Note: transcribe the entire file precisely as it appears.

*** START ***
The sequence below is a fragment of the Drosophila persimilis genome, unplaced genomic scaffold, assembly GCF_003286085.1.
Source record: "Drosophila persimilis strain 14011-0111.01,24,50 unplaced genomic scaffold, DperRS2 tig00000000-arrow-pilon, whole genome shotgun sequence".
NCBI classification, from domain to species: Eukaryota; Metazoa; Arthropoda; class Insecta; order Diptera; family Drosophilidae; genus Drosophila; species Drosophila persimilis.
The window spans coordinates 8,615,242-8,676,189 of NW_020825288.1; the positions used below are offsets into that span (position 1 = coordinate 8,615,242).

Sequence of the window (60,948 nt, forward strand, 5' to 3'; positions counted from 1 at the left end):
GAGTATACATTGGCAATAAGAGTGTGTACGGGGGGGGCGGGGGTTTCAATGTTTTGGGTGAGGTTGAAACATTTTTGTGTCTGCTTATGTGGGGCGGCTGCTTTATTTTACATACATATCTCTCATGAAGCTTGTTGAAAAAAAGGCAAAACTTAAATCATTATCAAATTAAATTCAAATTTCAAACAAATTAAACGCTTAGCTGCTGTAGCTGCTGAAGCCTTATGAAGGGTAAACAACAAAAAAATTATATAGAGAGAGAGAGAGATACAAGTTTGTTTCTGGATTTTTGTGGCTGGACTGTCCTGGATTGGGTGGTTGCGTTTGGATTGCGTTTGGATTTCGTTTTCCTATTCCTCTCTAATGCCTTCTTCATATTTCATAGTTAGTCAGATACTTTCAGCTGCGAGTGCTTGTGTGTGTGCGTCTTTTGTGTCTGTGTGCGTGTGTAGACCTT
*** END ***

The sequence below is a fragment of the Drosophila persimilis genome, unplaced genomic scaffold, assembly GCF_003286085.1.
Source record: "Drosophila persimilis strain 14011-0111.01,24,50 unplaced genomic scaffold, DperRS2 tig00000000-arrow-pilon, whole genome shotgun sequence".
NCBI classification, from domain to species: Eukaryota; Metazoa; Arthropoda; class Insecta; order Diptera; family Drosophilidae; genus Drosophila; species Drosophila persimilis.
The window spans coordinates 8,615,242-8,676,189 of NW_020825288.1; the positions used below are offsets into that span (position 1 = coordinate 8,615,242).

Sequence of the window (60,948 nt, forward strand, 5' to 3'; positions counted from 1 at the left end):
GAGTATACATTGGCAATAAGAGTGTGTACGGGGGGGGCGGGGGTTTCAATGTTTTGGGTGAGGTTGAAACATTTTTGTGTCTGCTTATGTGGGGCGGCTGCTTTATTTTACATACATATCTCTCATGAAGCTTGTTGAAAAAAAGGCAAAACTTAAATCATTATCAAATTAAATTCAAATTTCAAACAAATTAAACGCTTAGCTGCTGTAGCTGCTGAAGCCTTATGAAGGGTAAACAACAAAAAAATTATATAGAGAGAGAGAGAGATACAAGTTTGTTTCTGGATTTTTGTGGCTGGACTGTCCTGGATTGGGTGGTTGCGTTTGGATTGCGTTTGGATTTCGTTTTCCTATTCCTCTCTAATGCCTTCTTCATATTTCATAGTTAGTCAGATACTTTCAGCTGCGAGTGCTTGTGTGTGTGCGTCTTTTGTGTCTGTGTGCGTGTGTAGACCTT